just like a chocolate milkshake only crunchy

We’ve written about eating insects already at the Gimcrack but now that I’ve discovered The Food Insects Newsletter, I see there’s lots more to talk about

Buy the book here

“According to Dick Reavis, one restaurant providing this kind of fare is Don Chon’s in Mexico City, “a back-street landmark for rustics and adventurous connoisseurs. The owner, Leopoldo Ortega, notes that back in the fifties, the restaurant was mainly patronized by the vendors who came from the countryside. Because pre Hispanic food has become relatively expensive, tourists and people with bohemian tastes now outnumber the country folk. A plate of red agave worms is priced at 30,000 pesos or about $11, nearly two times the daily wage of most Mexicans. Reavis also tried a side dish of live worms and describes the indelicate maneuvers required to remove one when it bit him.

image found here

Reavis concludes his article with the following paragraph: “In my opinion, the finest delicacy at Don Chon’s is escamoles in green sauce, sprinkled with diced onion and bits of cilantro. Escamoles are the larvae of black ants. When boiled, they look like cottage cheese. Rank amateurs scoop them up with a spoon, and ordinary Mexicans with a corn tortilla But the blase know, and the bold quickly see, that a torta de ahuatli – a wafer made of batter and the eggs of a swamp fly – does the trick in higher style. The season for escamoles is in the spring. By then, Don Chon’s will also be serving white worms as big as your fingers. I don’t know if they bite, but take my advice:” They’re tasty when toasted, but I wouldn’t eat them alive.”  

Escamoles found here

The eggs of water bugs are toasted, ground up and made into little cakes held together with turkey egg. In the late 18th Century, they were apparently a garnish for the festive dish called revoltijo, served on Christmas Eve. Other insects still eaten include locusts, which can be eaten raw, roasted, fried, jellied and mashed, and are a seductive combination of a crisp exterior and a creamy filling; mountain chinch bugs, eaten toasted or living; oak-boring beetles which are popular as snacks among Mixtec peasants; ant larvae and pupae; and wasps.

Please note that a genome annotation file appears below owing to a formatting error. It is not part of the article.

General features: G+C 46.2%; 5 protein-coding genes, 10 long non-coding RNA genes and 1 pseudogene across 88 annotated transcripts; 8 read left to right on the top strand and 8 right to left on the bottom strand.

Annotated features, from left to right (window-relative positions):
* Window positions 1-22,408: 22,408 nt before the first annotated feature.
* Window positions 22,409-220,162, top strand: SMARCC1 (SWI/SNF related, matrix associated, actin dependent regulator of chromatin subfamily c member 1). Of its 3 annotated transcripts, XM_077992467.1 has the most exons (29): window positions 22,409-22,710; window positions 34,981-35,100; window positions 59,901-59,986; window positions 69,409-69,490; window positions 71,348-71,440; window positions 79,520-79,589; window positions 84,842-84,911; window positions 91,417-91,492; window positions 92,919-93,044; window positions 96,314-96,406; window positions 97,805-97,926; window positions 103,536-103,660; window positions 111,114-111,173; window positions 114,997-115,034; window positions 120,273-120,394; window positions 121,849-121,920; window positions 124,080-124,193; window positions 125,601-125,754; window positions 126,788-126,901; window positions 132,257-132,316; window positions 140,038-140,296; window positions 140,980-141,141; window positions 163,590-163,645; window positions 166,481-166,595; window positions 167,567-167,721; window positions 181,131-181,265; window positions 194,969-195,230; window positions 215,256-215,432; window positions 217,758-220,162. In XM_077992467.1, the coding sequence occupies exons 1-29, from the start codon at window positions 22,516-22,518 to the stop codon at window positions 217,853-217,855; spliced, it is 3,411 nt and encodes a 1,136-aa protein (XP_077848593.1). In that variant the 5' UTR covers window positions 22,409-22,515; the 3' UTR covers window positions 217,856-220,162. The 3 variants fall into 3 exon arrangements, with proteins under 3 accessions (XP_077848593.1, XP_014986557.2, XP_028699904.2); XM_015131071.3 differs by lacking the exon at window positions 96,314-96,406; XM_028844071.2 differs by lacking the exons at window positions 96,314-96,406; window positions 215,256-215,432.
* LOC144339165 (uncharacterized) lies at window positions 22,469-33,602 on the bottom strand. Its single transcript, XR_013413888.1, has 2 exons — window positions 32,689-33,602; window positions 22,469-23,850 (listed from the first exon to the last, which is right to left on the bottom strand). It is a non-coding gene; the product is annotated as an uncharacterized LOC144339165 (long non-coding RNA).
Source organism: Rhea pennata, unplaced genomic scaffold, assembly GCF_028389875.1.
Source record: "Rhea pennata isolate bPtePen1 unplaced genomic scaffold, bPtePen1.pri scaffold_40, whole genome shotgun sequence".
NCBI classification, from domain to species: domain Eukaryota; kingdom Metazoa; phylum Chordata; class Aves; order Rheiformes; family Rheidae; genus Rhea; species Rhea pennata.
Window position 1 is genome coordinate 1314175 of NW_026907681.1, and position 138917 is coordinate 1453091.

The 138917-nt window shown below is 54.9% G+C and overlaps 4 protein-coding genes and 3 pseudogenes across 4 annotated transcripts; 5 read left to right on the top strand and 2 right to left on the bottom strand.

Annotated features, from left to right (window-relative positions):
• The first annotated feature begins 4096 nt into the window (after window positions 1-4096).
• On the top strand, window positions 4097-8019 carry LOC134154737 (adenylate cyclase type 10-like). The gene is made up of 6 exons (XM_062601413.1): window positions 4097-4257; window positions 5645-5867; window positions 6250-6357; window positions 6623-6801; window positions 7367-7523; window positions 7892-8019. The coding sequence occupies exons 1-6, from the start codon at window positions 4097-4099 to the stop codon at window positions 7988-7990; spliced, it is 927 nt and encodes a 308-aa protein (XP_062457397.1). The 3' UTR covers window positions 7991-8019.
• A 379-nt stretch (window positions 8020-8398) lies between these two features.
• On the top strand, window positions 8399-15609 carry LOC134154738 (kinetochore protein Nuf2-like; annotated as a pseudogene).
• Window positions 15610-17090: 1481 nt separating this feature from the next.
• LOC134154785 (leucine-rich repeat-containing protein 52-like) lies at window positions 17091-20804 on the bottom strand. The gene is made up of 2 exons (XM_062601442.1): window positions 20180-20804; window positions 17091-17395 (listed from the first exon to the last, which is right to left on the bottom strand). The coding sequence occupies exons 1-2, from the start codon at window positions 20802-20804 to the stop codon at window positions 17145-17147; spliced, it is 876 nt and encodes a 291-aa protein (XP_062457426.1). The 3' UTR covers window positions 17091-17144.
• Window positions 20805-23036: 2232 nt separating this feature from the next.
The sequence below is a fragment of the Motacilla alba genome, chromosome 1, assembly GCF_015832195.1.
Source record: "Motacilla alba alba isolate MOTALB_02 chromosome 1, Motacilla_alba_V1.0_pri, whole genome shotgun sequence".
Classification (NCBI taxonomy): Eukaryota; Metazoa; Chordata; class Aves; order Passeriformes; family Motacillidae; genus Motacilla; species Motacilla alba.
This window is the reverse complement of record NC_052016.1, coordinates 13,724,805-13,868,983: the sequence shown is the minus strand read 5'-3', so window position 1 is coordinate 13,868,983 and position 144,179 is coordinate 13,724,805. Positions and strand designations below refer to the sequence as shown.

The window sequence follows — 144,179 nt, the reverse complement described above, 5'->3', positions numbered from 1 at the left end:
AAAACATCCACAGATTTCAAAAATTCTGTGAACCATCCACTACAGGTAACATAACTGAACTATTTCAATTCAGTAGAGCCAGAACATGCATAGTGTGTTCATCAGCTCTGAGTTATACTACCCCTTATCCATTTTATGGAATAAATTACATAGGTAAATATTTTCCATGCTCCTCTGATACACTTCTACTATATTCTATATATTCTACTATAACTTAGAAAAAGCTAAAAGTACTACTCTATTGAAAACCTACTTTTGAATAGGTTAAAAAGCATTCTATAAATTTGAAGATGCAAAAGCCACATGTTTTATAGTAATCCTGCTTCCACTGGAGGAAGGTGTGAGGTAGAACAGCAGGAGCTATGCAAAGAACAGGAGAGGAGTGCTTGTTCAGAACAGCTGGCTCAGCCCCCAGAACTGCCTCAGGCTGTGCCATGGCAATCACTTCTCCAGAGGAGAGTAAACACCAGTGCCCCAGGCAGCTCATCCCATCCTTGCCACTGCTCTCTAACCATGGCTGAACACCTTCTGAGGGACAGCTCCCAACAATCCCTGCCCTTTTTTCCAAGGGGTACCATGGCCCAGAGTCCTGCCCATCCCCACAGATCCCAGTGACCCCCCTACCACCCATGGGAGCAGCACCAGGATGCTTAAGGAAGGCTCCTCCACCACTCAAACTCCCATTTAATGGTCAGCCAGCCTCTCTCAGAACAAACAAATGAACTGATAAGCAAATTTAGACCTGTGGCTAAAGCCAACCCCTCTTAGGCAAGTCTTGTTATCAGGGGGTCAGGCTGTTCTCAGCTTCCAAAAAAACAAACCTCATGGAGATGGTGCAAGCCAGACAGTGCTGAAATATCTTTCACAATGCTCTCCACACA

Edible locust farm found here

For those of you who turn up your nose at the idea of eating insects, the Food and Drug Administration have published a booklet listing the allowable percentages of “natural contaminants” in processed foods.


Insect filth: Average is 60 or more insect fragments per 100 grams when 6 100-gram subsamples are examined OR any 1 subsample contains 90 or more insect fragments

Chocolate Wine found here

 Rodent filth: Average is 1 or more rodent hairs per 100 grams in 6 100-gram subsamples examined OR any 1 subsample contains 3 or more rodent hairs


Insects and insect eggs: 5 or more Drosophila and other fly eggs per 250 ml or 1 or more maggots per 250 ml


Parasites: 3% of the fillets examined contain 1 or more parasites accompanied by pus pockets


Insect filth: Average of 225 insect fragments or more per 225 grams in 6 or more subsamples

Rodent filth: Average of 4.5 rodent hairs or more per 225 grams in 6 or more subsamples

Noodle chair found here


Insect filth: Average of 30 or more insect fragments per 100 grams

Rodent filth: Average of 1 or more rodent hairs per 100 grams

Peanut Butter Mice found here

Published in: on November 14, 2011 at 8:53 pm  Comments (66)  
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